Dead Snow 2: Red vs. Dead Beginning moments after the events of the original 2009 Dead Snow, Tommy Wirkola’s sequel has that film’s sole survivor, Martin (Vegar Hoel), fleeing the resurrected Nazi invaders who laid waste to his seven fellow med school students on their holiday weekend. Crashing his car en route, he wakes up in the hospital, where there’s some good news — he’s alive — but also plenty of bad. For one thing, the infected arm he sawed off to escape zombie-bite infection has been replaced; that would be good, if he weren’t now the bearer of an arm belonging to none other than the nefarious Col. Herzog (Orjan Gamst); naturally, the limb has a malevolent mind of its own. Plus, the authorities laugh off his story of undead Nazi attackers, naturally assuming that he killed his friends himself. Worse still, Martin figures out that Herzog and company won’t stop killing (and “turning”) the living until they’ve conquered a sleepy town some miles away — thus completing their direct orders from Hitler 70 years ago. The first film took its time revealing the outrageous premise, poking along as a conventional slasher until turning into an increasingly berserk, hilarious black comedy midway. This follow-up makes an all-too-predictable mistake: It starts out at “over-the-top,” leaving the movie nowhere to go but further into slapstick gore and bad-taste jokes, all scaled bigger but just half as funny as before. (There’s also the really dismal addition of three zombie-obsessed American nerds, additional “comedy relief” presumably aimed at US audiences — but I’m not sure even a Norwegian could find these asinine cartoons amusing.) Dead Snow 2 has high energy and some laughs, but if you haven’t seen the original, that’s the place to start — and perhaps to end. (1:40) Roxie. (Dennis Harvey)

The Disappearance of Eleanor Rigby: Her/Him The combined version, Them, was released earlier this fall; now, the individual films exploring a marriage in shreds arrive in theaters. Jessica Chastain and James McAvoy star. (3:19)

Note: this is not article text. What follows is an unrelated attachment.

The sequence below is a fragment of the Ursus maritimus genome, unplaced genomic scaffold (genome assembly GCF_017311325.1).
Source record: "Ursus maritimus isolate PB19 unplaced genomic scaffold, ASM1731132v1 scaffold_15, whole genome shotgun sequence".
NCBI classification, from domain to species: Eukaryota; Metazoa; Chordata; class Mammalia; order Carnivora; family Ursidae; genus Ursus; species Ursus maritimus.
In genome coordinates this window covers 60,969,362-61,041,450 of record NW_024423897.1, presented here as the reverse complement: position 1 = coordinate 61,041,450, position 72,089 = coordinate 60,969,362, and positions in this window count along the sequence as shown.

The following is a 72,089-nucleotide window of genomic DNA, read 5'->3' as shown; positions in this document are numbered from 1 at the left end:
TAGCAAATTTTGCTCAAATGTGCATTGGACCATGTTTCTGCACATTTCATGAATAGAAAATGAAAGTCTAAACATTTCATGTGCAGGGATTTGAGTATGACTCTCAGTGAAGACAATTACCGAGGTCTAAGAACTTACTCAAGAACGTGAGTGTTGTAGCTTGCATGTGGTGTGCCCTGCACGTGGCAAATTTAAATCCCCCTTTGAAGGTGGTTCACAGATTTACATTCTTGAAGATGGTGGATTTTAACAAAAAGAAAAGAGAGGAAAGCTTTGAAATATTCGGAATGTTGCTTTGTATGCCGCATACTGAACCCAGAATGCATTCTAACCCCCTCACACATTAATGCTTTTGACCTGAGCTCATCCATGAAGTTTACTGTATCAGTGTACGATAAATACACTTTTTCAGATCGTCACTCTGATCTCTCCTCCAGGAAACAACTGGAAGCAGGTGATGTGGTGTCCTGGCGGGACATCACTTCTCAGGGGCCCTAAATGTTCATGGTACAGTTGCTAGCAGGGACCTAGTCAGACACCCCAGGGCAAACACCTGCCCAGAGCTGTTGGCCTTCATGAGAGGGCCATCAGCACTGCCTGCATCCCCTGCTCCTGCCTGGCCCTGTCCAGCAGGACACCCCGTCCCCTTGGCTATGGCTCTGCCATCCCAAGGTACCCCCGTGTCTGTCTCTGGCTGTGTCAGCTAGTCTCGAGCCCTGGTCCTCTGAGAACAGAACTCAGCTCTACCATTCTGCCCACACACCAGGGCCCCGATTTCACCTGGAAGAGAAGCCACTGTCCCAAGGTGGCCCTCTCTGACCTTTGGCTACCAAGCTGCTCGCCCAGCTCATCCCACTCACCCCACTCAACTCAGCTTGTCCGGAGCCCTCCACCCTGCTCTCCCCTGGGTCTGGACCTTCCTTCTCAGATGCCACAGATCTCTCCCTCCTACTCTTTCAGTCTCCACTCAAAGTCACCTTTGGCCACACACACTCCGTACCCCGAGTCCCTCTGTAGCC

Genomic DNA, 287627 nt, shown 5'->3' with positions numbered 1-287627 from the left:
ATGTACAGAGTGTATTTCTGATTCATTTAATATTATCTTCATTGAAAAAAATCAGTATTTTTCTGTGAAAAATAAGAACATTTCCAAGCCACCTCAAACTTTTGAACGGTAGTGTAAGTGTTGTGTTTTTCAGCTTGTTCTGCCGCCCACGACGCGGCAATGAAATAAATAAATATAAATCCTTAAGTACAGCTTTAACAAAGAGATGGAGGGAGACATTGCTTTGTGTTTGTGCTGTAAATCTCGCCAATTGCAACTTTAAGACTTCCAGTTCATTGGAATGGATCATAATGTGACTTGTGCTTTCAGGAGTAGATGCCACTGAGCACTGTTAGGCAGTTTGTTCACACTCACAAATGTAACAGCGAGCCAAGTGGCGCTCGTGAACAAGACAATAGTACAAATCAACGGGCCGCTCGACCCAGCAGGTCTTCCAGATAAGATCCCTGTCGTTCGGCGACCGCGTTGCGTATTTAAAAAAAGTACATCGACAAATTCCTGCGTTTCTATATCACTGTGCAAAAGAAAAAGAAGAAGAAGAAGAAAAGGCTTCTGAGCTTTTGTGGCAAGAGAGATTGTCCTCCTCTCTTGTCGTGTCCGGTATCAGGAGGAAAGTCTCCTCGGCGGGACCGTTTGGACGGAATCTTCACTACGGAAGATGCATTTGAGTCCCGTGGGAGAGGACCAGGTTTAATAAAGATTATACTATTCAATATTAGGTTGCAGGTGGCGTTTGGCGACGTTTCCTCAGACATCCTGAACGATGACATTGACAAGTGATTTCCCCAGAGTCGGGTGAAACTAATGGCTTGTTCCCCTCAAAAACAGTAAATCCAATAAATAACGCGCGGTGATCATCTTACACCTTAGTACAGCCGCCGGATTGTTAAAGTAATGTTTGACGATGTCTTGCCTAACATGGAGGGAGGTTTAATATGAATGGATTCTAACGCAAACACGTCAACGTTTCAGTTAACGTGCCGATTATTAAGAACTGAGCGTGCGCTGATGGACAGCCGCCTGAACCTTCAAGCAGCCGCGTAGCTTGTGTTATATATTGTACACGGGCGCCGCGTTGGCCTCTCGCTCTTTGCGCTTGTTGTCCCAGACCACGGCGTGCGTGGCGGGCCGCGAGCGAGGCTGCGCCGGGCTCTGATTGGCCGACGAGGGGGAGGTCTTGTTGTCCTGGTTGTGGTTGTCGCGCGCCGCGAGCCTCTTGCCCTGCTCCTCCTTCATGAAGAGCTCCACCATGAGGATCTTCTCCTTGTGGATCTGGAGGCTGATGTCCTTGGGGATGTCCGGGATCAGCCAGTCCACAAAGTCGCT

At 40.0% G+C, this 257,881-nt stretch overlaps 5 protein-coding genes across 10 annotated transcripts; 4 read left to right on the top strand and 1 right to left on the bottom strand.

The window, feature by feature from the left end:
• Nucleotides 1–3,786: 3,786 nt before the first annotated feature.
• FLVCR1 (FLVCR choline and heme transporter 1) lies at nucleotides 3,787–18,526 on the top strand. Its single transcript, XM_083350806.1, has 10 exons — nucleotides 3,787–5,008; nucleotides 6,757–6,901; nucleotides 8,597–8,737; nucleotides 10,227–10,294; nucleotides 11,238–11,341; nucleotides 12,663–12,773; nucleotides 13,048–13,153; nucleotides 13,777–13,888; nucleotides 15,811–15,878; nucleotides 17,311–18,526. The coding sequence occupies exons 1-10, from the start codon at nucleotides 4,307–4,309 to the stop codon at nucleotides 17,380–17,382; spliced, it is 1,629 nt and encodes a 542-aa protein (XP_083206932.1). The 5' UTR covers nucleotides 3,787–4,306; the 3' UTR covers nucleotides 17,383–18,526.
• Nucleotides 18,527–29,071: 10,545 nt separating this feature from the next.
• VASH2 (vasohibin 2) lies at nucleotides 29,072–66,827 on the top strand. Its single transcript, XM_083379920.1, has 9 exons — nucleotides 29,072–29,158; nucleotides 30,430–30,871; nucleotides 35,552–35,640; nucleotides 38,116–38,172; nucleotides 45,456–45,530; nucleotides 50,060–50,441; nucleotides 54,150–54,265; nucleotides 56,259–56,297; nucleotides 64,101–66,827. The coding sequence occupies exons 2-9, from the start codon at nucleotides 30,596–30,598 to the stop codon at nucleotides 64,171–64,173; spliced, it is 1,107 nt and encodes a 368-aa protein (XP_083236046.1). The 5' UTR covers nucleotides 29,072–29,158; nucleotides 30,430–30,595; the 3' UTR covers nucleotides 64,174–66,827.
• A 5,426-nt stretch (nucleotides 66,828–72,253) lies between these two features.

Dracula Untold Now it can be told: Dracula was super-duper into Game of Thrones! Between the tension-fraught banquet scenes, swordplay, intrigue, ornate costumes and armor, mop-topped children in peril, and dragon references — not to mention the casting of Big Daddy Lannister (Charles Dance) in a key role — the HBO show looms large over this lightweight but enjoyable vampire yarn, which isn’t necessarily a bad thing. Soulfully goth Luke Evans (the Hobbit series) stars as Count Dracula before, during, and after his transformation into the fang-bearer of legend; turns out he was a bloodthirsty dude even in human form (hence the nickname “Vlad the Impaler”), though the film lets him rationalize this battlefield behavior by pointing out it was an intimidation tactic designed to save lives by encouraging armies to surrender. Uh-huh. Some clever effects (bats galore!) and flashes of wry wit add to the fun of this mostly forgettable but seasonally-appropriate exercise. (1:32) (Cheryl Eddy) 

The Green Prince Nadav Schirman’s Sundance Film Festival audience award winner (and SF Jewish Film Festival opening night film) should make an impression well beyond the fest circuit; it’s edited and scored like a thriller, surging ahead with constant tension despite the fact that most of the movie consists of the same two talking heads. But what subjects: Palestinian Mosab Hassan Yousef, oldest son of a Hamas leader, and Shin Bet agent Gonen Ben Yitzhak, the man who recruited Mosab to spy on behalf of Israel. How this relationship came to be, the sensitive information it yielded, the incredible risks both men took, and how Mosab eventually ended up living in the United States and sharing his tale — for so long, a life-or-death secret — with the world, is an undeniably gripping tale of loyalty, trust, and a most unlikely friendship. (1:41) (Cheryl Eddy)

The Guest See “Go for Goth.” (1:39)